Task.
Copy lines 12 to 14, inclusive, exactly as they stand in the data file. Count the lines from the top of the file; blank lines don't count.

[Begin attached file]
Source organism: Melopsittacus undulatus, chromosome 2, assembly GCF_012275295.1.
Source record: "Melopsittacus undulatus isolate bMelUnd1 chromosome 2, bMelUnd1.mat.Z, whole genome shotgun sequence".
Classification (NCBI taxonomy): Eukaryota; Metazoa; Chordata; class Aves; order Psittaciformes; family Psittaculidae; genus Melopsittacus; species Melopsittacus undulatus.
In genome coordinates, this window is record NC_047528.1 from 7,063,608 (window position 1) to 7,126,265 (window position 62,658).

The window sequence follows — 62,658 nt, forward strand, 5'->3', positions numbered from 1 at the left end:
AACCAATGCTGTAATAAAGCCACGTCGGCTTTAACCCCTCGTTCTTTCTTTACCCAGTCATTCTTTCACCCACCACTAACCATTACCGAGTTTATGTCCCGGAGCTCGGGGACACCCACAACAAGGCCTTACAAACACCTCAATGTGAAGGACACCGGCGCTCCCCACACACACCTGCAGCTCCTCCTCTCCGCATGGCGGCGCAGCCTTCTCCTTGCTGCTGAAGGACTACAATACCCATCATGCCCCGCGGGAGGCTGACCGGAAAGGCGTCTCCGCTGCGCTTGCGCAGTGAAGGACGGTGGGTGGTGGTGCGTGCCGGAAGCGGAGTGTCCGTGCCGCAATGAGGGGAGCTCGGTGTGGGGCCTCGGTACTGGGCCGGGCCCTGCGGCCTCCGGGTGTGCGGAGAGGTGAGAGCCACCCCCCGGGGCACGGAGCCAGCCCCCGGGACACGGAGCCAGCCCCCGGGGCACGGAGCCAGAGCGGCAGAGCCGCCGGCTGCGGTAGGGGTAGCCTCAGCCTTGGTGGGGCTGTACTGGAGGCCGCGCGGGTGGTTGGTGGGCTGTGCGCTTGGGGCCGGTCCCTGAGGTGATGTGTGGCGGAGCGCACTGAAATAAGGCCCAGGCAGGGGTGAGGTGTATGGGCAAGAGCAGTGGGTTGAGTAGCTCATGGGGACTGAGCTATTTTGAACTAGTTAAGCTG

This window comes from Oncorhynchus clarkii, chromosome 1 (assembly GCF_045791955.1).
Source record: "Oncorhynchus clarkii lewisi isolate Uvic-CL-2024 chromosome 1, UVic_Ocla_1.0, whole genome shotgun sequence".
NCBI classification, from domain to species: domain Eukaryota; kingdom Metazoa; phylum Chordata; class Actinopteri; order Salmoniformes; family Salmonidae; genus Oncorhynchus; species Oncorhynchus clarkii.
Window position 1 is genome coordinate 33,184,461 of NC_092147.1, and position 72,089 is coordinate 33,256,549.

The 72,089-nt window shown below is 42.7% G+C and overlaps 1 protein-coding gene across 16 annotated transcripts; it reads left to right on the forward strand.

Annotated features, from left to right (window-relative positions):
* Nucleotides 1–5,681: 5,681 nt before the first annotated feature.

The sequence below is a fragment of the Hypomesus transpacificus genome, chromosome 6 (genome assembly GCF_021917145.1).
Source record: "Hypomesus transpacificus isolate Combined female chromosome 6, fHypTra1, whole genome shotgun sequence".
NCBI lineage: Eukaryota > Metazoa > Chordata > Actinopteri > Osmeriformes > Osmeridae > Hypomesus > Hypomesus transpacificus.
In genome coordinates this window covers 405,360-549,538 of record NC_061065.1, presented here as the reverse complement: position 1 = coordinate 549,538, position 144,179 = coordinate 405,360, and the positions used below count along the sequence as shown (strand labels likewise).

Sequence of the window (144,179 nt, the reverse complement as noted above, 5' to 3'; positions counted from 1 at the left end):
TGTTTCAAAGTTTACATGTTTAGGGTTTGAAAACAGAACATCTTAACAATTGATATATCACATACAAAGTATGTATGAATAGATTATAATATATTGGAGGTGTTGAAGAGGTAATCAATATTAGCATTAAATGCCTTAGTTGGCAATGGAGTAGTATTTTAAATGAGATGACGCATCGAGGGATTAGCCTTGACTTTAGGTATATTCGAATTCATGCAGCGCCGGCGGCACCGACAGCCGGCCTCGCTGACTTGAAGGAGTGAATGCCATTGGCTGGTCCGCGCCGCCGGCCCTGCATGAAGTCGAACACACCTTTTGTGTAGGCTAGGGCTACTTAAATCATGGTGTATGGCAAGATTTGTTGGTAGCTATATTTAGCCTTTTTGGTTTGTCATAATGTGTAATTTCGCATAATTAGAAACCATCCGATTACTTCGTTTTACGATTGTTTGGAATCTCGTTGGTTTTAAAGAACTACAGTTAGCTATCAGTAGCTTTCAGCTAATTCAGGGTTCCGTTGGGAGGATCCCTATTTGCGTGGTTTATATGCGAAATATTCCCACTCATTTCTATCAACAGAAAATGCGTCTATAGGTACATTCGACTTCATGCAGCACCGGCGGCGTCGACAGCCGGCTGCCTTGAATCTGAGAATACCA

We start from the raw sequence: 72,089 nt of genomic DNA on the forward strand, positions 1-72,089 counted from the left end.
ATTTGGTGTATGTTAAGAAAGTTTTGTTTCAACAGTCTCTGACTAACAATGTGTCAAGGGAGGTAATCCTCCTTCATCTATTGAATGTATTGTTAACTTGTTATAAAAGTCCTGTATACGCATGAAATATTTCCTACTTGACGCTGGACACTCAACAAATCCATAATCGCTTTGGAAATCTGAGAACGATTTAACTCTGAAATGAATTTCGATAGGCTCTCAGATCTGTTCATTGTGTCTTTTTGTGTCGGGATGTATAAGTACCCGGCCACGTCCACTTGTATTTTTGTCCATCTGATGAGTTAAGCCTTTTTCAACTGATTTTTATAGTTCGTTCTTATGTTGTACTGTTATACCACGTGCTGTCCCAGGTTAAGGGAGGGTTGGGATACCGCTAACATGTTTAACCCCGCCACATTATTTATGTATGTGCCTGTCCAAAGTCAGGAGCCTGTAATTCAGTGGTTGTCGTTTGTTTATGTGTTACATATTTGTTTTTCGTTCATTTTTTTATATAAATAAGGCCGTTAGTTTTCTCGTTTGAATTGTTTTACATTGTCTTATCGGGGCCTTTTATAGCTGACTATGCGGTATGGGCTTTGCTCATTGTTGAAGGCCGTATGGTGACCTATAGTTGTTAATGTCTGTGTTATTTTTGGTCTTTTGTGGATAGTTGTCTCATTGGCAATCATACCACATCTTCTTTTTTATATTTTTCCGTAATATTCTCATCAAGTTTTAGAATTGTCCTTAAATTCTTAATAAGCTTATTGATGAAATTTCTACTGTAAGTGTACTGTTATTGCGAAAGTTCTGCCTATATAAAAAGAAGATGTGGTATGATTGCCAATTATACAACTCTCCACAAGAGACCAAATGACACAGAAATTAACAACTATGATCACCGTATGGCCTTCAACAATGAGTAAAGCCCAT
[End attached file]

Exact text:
Annotated features, from left to right (window-relative positions):
* Nucleotides 1–5,681: 5,681 nt before the first annotated feature.

The sequence below is a fragment of the Hypomesus transpacificus genome, chromosome 6 (genome assembly GCF_021917145.1).